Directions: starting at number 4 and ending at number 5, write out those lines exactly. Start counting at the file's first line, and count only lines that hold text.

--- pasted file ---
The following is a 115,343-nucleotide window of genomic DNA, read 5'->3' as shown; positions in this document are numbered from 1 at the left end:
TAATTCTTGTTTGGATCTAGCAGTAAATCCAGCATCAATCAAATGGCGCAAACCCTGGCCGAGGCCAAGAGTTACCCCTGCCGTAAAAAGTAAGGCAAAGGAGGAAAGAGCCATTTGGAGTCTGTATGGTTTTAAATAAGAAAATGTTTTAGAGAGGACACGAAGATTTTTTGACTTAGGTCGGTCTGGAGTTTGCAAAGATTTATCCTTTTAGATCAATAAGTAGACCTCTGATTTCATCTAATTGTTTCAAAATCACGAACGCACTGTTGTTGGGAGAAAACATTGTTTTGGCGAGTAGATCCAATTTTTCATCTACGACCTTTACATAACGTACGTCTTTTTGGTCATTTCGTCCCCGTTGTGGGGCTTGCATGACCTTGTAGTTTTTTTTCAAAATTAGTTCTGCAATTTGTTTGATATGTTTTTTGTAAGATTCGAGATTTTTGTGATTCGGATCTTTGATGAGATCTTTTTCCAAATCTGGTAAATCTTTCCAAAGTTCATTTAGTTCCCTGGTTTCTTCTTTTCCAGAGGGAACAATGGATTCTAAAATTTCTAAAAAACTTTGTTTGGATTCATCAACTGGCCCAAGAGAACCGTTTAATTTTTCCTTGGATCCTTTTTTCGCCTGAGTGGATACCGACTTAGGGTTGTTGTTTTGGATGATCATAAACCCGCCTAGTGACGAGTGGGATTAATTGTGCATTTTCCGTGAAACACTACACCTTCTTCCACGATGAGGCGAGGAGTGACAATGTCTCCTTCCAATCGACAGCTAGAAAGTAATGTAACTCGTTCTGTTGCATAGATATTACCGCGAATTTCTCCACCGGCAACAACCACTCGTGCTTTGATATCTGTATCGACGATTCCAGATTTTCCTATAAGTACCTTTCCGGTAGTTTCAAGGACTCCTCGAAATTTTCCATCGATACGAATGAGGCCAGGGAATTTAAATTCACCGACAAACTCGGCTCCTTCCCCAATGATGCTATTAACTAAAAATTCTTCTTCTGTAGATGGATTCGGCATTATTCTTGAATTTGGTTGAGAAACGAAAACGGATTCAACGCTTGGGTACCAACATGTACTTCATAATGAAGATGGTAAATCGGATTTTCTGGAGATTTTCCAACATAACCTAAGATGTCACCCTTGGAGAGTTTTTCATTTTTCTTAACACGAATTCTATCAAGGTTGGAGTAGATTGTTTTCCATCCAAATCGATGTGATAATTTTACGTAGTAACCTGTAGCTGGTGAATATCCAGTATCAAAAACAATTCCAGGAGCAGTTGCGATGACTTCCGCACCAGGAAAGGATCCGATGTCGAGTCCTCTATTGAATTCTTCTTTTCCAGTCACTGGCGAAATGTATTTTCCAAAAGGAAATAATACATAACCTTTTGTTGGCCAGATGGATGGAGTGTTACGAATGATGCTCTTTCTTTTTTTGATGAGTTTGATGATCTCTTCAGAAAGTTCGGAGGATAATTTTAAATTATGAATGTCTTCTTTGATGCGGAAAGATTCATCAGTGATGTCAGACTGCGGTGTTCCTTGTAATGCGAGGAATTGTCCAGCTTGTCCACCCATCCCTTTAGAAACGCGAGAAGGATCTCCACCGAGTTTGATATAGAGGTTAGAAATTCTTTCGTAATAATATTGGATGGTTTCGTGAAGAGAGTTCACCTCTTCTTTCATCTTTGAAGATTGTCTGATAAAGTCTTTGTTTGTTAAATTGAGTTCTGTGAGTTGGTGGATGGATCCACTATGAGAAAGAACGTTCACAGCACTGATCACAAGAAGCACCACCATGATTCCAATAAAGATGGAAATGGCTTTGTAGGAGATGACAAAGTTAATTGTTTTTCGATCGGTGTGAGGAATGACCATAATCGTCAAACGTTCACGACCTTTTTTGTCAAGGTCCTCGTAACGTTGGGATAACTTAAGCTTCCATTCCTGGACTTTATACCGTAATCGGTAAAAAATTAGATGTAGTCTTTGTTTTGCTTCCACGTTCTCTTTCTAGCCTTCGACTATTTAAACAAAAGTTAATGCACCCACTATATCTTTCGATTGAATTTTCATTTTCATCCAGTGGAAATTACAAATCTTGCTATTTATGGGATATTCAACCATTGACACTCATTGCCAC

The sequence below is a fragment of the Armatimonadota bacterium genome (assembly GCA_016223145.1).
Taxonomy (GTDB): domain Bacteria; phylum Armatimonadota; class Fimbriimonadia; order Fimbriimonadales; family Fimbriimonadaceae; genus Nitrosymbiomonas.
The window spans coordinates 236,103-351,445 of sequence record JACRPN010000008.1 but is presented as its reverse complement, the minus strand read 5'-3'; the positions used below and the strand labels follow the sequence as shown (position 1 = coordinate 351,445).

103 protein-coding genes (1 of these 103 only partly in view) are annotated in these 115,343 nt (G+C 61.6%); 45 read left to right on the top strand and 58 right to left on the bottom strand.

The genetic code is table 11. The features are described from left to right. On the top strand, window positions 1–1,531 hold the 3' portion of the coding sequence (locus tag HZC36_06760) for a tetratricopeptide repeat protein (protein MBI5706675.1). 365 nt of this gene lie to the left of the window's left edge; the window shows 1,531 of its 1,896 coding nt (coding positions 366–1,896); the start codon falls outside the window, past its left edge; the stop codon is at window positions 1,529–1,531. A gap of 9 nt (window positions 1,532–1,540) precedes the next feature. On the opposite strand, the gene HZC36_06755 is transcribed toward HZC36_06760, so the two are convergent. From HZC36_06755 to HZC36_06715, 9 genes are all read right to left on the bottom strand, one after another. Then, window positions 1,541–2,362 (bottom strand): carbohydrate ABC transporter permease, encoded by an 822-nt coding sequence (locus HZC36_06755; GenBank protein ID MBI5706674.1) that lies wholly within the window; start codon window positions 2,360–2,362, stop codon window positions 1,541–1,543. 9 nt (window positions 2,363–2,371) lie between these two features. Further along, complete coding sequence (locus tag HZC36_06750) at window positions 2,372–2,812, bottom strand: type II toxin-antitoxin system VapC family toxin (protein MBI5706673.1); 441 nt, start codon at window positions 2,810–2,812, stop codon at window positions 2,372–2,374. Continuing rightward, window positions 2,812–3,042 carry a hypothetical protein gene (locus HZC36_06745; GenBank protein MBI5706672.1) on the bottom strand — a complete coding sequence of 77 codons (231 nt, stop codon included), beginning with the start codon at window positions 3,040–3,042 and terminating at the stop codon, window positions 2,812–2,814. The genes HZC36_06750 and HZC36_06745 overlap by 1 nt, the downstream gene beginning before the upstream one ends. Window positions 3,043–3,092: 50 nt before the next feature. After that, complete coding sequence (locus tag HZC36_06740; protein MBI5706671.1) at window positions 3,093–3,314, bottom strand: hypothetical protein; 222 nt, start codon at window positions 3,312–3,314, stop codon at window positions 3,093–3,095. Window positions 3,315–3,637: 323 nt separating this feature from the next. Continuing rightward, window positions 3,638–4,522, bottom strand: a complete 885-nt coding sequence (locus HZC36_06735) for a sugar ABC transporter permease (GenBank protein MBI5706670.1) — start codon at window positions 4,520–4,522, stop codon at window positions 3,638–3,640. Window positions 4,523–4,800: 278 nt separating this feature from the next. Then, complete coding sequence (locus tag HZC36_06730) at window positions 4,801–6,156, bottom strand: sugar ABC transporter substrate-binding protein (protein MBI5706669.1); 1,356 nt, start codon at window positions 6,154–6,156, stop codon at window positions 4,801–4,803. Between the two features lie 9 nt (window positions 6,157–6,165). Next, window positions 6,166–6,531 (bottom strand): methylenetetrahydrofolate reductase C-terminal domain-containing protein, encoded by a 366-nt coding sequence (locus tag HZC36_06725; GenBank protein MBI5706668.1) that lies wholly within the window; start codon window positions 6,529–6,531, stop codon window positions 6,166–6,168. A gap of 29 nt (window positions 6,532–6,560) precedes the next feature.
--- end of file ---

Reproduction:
Taxonomy (GTDB): domain Bacteria; phylum Armatimonadota; class Fimbriimonadia; order Fimbriimonadales; family Fimbriimonadaceae; genus Nitrosymbiomonas.
The window spans coordinates 236,103-351,445 of sequence record JACRPN010000008.1 but is presented as its reverse complement, the minus strand read 5'-3'; the positions used below and the strand labels follow the sequence as shown (position 1 = coordinate 351,445).